The Missing Link for 3D Printing
3D printing, the technology that promises to make objects of any shape you dream up, has a dirty secret: most additively manufactured (3D printed) parts underperform their traditionally manufactured counterparts. How can this possibly be, you might rightly ask, when esteemed publications like the Economist point to 3D printing as powering the third industrial revolution?
The answer, as it turns out, is fundamentally one of software. Most objects printed today are produced using CAD software inspired by traditional manufacturing techniques; users of Solidworks, AutoCAD and CATIA will extrude, shave, drill, round, etc. until an object is shaped appropriately. Such operations have a real-world analog and are thus typically manufacturable with traditional means. 3D printing, however, has a different set of constraints very few and material properties typically inferior. Creating a traditionally manufactured part with a 3D printer will nearly always produce an inferior product. Only by rethinking the design can its benefits be realized.
Spectacular results can follow. Redesigning a machined titanium part for additive manufacturing often results in a 40-60 percent weight savings while meeting the same stringent performance requirements. Coming up with an optimal design requires a new paradigm, whereby the designer expresses the constraints to the computer, which then robustly iterates and evaluates until a topographically optimized design is produced.
We are now in the era where NASA can email a wrench to an astronaut on the International Space Station for on-demand manufacture
New software approaches to designing objects is not limited to industrial applications. Consumers are starting to benefit as well from increased complexity and mass customization. Interlocking parts or even those with hinges can be built with no assembly labor required. The jewelry industry has begun to embrace the prospect of directly 3D printing pieces that show off previously impossible geometries.
Now that more than 100k consumers have a 3D printer, shortcomings of current design programs are more evident than ever. Simply put, designing is too hard and takes too long. New software is needed that quickly lets a consumer create the replacement part needed to fix a latch for the couch, or design the perfect cover for an aquarium, or craft a striking clip-on bowtie. Naturally, generality is the key here as consumers flock to long tail applications to solve problems only they have.
Deep in the long tail is a particularly lucrative product type: that of constrained customization. Align Technology, the company that produces the popular Invisalign braces, is perhaps the best example to date. Every year, the company produces tens of millions of plastic braces that must precisely fit a patient’s mouth to carry out the appropriate correction. Each of these braces is molded off of a digitally-designed 3D print. With every patient’s mouth slightly different, the company must customize each braces produced.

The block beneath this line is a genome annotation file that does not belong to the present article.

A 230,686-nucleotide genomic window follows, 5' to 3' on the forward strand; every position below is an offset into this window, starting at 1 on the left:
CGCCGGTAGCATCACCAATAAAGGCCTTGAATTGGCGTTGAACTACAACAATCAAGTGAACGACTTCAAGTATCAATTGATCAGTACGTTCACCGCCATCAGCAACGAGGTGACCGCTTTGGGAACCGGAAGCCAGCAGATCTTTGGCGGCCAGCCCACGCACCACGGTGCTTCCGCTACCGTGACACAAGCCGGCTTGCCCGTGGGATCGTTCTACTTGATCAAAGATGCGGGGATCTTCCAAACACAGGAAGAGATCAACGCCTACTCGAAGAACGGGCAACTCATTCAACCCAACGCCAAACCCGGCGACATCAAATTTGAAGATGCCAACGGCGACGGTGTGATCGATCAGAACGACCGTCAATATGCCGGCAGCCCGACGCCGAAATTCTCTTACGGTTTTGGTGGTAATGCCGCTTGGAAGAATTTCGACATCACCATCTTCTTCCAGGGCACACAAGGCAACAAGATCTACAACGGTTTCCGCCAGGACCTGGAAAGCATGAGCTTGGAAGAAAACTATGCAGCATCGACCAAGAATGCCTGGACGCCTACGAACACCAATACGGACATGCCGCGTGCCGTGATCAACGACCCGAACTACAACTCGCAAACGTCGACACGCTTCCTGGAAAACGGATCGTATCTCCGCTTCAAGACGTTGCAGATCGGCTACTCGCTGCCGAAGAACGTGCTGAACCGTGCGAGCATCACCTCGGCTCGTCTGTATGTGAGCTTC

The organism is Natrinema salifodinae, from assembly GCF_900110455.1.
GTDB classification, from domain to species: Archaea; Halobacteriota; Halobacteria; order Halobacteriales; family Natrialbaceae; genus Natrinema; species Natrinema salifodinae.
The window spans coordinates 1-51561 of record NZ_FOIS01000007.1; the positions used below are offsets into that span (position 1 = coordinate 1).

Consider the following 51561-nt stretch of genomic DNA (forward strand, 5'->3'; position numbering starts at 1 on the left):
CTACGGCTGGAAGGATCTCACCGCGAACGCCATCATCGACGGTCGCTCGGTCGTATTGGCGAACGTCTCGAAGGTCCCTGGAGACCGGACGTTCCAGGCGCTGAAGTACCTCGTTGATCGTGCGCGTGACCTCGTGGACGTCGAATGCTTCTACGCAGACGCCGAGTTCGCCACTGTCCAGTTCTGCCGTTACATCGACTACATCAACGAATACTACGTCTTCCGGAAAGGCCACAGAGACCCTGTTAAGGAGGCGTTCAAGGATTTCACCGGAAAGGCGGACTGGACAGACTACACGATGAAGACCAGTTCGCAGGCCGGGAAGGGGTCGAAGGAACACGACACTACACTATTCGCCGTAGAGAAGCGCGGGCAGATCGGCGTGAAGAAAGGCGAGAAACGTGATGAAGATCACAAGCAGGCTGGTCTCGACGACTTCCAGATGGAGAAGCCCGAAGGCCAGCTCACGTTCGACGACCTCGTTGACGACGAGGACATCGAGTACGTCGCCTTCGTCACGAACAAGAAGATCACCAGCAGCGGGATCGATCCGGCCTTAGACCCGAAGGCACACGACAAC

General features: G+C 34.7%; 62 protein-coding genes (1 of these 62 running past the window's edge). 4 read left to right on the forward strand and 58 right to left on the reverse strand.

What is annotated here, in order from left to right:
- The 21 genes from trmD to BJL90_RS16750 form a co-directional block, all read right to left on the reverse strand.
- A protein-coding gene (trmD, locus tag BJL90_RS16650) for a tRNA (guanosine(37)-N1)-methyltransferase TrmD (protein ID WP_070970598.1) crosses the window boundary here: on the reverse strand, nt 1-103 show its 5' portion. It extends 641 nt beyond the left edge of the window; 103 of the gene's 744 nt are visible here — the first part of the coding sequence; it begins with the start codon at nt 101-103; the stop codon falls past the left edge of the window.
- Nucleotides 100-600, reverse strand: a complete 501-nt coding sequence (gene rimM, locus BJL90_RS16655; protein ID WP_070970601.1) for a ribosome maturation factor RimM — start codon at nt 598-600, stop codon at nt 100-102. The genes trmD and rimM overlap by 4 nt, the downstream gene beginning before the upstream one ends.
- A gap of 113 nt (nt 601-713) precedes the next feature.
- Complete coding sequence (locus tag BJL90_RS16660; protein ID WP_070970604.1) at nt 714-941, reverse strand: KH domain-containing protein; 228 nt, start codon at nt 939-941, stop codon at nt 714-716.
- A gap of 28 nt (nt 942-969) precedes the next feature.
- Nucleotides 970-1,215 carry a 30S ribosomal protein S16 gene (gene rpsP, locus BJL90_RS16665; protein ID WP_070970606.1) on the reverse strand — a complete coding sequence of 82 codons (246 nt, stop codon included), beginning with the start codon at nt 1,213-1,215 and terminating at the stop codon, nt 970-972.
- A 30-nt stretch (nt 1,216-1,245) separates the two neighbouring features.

Constrained customization becomes increasingly important as wearables go main stream. Companies like Wiivv Wearables are pioneering approaches to leveraging constrained customization to make perfect in-soles based on photos of a customer’s feet. Each product is customized to ensure a consistent experience across different bodies.
Although the body is a natural inspiration for algorithmically designing custom products, further opportunities are available for user-directed customization.
Crucially, a good experience allows for a consumer to be a co-creator without excess freedom that can destroy the design intention.
Of course, the role for software to improve 3D printing does not stop at creating better designs. The machines themselves could benefit from machine learning that learns to correct mistakes or optimize machine parameters based on closed-loop feedback or even computer vision. The generation of machine tool-paths (“Gcode”) could be done in a more robust fashion to better leverage hardware capability. The user experience of printing something could be made into a truly one-click process rather than the several hurdles currently in place.
As Marc Andreessen famously articulated, software is eating the world. Parametric software like Open S-CAD allows programmers to create objects like they would write computer code (“cube([2,3,4]”). It may take a few hours, but that code can be manifested into a real, physical cube sitting on your desk without any manufacturing know-how. Such is the power of software when physical construction becomes just another layer of abstraction.
3D printing, without software, would be an exercise in frustration akin to building a chair using only a hot-glue gun. With software, the technology is a magical marvel, translating digital ideas into tangible goods. We are now in the era where NASA can email a wrench to an astronaut on the International Space Station for on-demand manufacture. It may be hard to predict the basket of goods that 3D printers will produce a decade from now, but it’s clear that many of these goods will be designed and fabricated with software yet to be written. Please, come join the 3D printing revolution and program the physical world around us.